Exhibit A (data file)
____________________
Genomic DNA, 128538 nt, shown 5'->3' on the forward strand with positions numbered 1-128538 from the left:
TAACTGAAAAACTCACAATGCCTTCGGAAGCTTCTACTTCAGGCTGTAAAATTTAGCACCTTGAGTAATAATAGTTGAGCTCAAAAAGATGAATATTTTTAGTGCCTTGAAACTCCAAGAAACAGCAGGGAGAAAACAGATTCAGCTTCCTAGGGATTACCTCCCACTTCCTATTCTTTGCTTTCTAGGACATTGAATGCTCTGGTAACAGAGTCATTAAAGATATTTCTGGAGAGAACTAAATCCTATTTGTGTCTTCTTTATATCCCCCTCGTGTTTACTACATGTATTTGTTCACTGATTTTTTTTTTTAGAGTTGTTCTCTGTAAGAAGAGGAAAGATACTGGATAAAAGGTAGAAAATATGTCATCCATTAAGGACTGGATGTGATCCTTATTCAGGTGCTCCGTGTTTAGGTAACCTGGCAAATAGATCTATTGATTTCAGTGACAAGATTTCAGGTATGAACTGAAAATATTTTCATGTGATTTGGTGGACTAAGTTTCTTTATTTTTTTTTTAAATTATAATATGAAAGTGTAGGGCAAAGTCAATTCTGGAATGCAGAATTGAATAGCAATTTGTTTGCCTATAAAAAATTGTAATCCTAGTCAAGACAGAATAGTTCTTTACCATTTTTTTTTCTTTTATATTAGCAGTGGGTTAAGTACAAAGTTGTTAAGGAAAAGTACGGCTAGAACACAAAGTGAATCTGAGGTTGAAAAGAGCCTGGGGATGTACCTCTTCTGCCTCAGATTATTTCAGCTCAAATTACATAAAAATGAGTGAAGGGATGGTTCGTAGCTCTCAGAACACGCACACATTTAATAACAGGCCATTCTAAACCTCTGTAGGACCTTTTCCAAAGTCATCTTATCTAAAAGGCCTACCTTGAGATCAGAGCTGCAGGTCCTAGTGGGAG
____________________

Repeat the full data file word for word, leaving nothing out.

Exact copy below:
Genomic DNA, 128538 nt, shown 5'->3' on the forward strand with positions numbered 1-128538 from the left:
TAACTGAAAAACTCACAATGCCTTCGGAAGCTTCTACTTCAGGCTGTAAAATTTAGCACCTTGAGTAATAATAGTTGAGCTCAAAAAGATGAATATTTTTAGTGCCTTGAAACTCCAAGAAACAGCAGGGAGAAAACAGATTCAGCTTCCTAGGGATTACCTCCCACTTCCTATTCTTTGCTTTCTAGGACATTGAATGCTCTGGTAACAGAGTCATTAAAGATATTTCTGGAGAGAACTAAATCCTATTTGTGTCTTCTTTATATCCCCCTCGTGTTTACTACATGTATTTGTTCACTGATTTTTTTTTTTAGAGTTGTTCTCTGTAAGAAGAGGAAAGATACTGGATAAAAGGTAGAAAATATGTCATCCATTAAGGACTGGATGTGATCCTTATTCAGGTGCTCCGTGTTTAGGTAACCTGGCAAATAGATCTATTGATTTCAGTGACAAGATTTCAGGTATGAACTGAAAATATTTTCATGTGATTTGGTGGACTAAGTTTCTTTATTTTTTTTTTAAATTATAATATGAAAGTGTAGGGCAAAGTCAATTCTGGAATGCAGAATTGAATAGCAATTTGTTTGCCTATAAAAAATTGTAATCCTAGTCAAGACAGAATAGTTCTTTACCATTTTTTTTTCTTTTATATTAGCAGTGGGTTAAGTACAAAGTTGTTAAGGAAAAGTACGGCTAGAACACAAAGTGAATCTGAGGTTGAAAAGAGCCTGGGGATGTACCTCTTCTGCCTCAGATTATTTCAGCTCAAATTACATAAAAATGAGTGAAGGGATGGTTCGTAGCTCTCAGAACACGCACACATTTAATAACAGGCCATTCTAAACCTCTGTAGGACCTTTTCCAAAGTCATCTTATCTAAAAGGCCTACCTTGAGATCAGAGCTGCAGGTCCTAGTGGGAG